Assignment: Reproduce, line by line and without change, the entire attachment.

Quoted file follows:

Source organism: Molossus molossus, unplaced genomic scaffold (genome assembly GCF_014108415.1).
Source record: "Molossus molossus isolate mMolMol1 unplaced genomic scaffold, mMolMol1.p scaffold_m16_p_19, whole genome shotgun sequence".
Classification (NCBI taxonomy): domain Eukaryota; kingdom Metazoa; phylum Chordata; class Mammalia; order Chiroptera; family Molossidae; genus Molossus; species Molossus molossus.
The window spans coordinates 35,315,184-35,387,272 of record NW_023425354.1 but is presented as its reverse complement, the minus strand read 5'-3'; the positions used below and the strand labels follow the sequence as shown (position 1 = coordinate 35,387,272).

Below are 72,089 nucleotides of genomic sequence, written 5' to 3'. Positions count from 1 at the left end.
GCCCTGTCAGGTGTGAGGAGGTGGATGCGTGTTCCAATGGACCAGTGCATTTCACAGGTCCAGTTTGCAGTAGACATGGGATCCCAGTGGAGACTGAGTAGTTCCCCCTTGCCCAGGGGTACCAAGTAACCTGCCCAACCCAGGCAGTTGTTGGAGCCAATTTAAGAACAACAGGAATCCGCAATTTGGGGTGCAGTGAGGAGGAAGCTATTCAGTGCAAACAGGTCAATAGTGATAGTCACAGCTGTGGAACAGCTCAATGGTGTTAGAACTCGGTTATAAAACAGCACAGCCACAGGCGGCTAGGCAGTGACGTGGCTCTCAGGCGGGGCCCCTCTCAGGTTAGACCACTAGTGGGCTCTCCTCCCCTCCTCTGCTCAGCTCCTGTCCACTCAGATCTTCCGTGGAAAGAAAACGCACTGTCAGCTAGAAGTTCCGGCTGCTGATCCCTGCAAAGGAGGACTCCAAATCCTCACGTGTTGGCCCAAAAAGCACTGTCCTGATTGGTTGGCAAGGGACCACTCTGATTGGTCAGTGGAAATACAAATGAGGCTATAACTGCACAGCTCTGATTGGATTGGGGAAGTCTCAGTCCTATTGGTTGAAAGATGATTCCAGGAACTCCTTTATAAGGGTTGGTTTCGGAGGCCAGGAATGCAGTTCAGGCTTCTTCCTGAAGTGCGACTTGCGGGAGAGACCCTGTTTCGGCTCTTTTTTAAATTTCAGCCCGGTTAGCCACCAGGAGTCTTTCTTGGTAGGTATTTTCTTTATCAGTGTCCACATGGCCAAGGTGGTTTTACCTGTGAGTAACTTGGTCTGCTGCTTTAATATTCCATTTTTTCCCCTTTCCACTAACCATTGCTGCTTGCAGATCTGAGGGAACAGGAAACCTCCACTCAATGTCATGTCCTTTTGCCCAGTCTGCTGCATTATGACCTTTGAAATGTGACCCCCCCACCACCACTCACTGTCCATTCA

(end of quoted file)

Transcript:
Source organism: Molossus molossus, unplaced genomic scaffold (genome assembly GCF_014108415.1).
Source record: "Molossus molossus isolate mMolMol1 unplaced genomic scaffold, mMolMol1.p scaffold_m16_p_19, whole genome shotgun sequence".
Classification (NCBI taxonomy): domain Eukaryota; kingdom Metazoa; phylum Chordata; class Mammalia; order Chiroptera; family Molossidae; genus Molossus; species Molossus molossus.
The window spans coordinates 35,315,184-35,387,272 of record NW_023425354.1 but is presented as its reverse complement, the minus strand read 5'-3'; the positions used below and the strand labels follow the sequence as shown (position 1 = coordinate 35,387,272).

Below are 72,089 nucleotides of genomic sequence, written 5' to 3'. Positions count from 1 at the left end.
GCCCTGTCAGGTGTGAGGAGGTGGATGCGTGTTCCAATGGACCAGTGCATTTCACAGGTCCAGTTTGCAGTAGACATGGGATCCCAGTGGAGACTGAGTAGTTCCCCCTTGCCCAGGGGTACCAAGTAACCTGCCCAACCCAGGCAGTTGTTGGAGCCAATTTAAGAACAACAGGAATCCGCAATTTGGGGTGCAGTGAGGAGGAAGCTATTCAGTGCAAACAGGTCAATAGTGATAGTCACAGCTGTGGAACAGCTCAATGGTGTTAGAACTCGGTTATAAAACAGCACAGCCACAGGCGGCTAGGCAGTGACGTGGCTCTCAGGCGGGGCCCCTCTCAGGTTAGACCACTAGTGGGCTCTCCTCCCCTCCTCTGCTCAGCTCCTGTCCACTCAGATCTTCCGTGGAAAGAAAACGCACTGTCAGCTAGAAGTTCCGGCTGCTGATCCCTGCAAAGGAGGACTCCAAATCCTCACGTGTTGGCCCAAAAAGCACTGTCCTGATTGGTTGGCAAGGGACCACTCTGATTGGTCAGTGGAAATACAAATGAGGCTATAACTGCACAGCTCTGATTGGATTGGGGAAGTCTCAGTCCTATTGGTTGAAAGATGATTCCAGGAACTCCTTTATAAGGGTTGGTTTCGGAGGCCAGGAATGCAGTTCAGGCTTCTTCCTGAAGTGCGACTTGCGGGAGAGACCCTGTTTCGGCTCTTTTTTAAATTTCAGCCCGGTTAGCCACCAGGAGTCTTTCTTGGTAGGTATTTTCTTTATCAGTGTCCACATGGCCAAGGTGGTTTTACCTGTGAGTAACTTGGTCTGCTGCTTTAATATTCCATTTTTTCCCCTTTCCACTAACCATTGCTGCTTGCAGATCTGAGGGAACAGGAAACCTCCACTCAATGTCATGTCCTTTTGCCCAGTCTGCTGCATTATGACCTTTGAAATGTGACCCCCCCACCACCACTCACTGTCCATTCA